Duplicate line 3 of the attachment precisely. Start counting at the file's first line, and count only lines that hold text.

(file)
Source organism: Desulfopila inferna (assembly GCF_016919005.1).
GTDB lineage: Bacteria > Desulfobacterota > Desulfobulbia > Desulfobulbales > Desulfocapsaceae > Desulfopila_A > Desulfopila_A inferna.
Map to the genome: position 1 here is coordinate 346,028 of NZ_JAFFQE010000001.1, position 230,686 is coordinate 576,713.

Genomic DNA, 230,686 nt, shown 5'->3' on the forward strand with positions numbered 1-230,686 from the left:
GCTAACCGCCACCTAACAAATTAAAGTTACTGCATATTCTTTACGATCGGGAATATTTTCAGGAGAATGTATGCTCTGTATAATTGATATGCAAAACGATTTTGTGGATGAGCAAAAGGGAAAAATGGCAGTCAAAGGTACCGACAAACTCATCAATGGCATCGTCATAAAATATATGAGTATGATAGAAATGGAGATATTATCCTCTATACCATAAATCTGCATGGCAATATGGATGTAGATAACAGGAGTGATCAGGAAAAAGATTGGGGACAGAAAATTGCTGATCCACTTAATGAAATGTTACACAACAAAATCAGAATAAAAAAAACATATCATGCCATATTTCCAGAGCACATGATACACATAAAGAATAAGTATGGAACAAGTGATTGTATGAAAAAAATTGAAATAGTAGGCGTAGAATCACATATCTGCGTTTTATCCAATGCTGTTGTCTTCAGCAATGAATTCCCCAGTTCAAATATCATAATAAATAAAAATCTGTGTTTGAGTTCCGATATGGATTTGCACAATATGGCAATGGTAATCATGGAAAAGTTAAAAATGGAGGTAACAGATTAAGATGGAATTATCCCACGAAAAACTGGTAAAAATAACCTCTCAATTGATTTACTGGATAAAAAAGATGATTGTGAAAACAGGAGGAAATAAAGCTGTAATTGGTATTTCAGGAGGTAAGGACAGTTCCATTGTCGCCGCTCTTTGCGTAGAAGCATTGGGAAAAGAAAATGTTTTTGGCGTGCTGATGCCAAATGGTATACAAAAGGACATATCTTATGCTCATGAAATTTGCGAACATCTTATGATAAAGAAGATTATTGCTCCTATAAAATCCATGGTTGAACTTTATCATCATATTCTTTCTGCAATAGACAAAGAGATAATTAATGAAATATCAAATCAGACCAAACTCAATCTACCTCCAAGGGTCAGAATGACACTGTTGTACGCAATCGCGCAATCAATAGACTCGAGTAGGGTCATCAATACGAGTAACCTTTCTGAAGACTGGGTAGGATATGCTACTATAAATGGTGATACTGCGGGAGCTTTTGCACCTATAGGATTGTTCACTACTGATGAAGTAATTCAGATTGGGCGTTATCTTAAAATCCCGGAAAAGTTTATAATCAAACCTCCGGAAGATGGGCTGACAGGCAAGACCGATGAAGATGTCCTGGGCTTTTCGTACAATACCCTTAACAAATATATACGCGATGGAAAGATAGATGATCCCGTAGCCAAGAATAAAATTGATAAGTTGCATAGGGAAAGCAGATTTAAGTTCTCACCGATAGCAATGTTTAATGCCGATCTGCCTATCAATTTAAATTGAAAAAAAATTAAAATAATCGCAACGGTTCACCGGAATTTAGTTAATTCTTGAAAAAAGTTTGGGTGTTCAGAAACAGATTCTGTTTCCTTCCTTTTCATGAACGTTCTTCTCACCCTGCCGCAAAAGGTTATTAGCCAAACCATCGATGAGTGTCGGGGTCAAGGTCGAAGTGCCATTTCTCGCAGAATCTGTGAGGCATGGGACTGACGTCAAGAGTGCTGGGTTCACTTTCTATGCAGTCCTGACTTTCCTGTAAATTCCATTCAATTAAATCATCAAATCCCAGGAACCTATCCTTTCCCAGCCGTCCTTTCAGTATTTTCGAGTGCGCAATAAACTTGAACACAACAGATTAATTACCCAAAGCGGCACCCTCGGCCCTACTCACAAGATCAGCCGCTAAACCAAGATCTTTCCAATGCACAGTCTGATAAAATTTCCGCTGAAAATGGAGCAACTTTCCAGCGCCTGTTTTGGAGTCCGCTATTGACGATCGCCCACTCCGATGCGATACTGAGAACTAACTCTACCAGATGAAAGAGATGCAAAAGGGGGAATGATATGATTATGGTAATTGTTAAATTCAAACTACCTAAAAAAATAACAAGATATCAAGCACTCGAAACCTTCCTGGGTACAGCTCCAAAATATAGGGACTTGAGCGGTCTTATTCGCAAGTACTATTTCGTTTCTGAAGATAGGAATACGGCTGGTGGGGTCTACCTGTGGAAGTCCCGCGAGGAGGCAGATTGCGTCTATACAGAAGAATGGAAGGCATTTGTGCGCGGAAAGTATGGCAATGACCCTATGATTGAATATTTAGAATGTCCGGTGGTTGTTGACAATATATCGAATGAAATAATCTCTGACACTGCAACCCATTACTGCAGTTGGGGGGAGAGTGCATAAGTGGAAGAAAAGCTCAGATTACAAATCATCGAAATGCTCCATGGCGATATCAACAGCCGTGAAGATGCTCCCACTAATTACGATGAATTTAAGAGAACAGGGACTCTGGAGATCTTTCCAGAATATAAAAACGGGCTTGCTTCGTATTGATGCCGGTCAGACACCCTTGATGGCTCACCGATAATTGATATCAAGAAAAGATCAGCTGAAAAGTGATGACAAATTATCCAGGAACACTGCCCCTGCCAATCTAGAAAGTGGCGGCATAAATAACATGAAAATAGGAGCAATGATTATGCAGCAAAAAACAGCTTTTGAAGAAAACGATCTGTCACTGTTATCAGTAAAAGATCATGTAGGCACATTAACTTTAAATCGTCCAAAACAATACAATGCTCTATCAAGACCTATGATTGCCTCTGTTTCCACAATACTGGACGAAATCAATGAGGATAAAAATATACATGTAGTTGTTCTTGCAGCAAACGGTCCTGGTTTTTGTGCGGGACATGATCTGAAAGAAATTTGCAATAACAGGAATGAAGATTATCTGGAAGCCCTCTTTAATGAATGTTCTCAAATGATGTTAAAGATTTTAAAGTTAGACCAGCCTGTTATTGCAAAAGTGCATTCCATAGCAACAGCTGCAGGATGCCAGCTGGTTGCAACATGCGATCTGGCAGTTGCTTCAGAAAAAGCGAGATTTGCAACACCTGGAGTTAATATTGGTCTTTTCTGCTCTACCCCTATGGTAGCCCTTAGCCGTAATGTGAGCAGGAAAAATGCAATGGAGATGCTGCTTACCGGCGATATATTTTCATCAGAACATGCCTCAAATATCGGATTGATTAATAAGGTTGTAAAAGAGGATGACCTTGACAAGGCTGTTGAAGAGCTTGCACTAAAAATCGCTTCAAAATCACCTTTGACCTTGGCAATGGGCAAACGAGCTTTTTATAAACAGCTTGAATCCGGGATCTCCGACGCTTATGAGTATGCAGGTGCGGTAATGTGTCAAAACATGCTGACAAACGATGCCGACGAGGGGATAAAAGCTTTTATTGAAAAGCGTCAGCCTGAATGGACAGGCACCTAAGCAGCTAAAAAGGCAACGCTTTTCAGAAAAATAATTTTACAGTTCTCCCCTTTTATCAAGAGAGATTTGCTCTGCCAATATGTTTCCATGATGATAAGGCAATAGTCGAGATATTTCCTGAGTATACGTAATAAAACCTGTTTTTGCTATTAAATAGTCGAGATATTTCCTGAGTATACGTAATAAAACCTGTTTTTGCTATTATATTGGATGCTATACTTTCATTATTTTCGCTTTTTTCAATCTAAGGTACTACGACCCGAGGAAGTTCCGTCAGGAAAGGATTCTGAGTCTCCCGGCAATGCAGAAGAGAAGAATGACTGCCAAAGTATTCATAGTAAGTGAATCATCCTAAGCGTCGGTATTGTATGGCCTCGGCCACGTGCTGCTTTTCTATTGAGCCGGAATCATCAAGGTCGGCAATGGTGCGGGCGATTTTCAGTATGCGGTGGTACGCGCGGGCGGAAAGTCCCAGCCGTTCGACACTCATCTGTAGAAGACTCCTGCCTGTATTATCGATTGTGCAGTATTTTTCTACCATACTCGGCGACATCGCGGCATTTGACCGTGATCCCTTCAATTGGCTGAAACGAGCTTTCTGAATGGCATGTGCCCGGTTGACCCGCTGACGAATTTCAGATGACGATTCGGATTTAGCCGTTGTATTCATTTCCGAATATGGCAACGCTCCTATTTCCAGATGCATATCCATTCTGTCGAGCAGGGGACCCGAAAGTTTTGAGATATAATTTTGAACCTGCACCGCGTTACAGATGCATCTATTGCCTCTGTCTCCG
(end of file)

Map to the genome: position 1 here is coordinate 346,028 of NZ_JAFFQE010000001.1, position 230,686 is coordinate 576,713.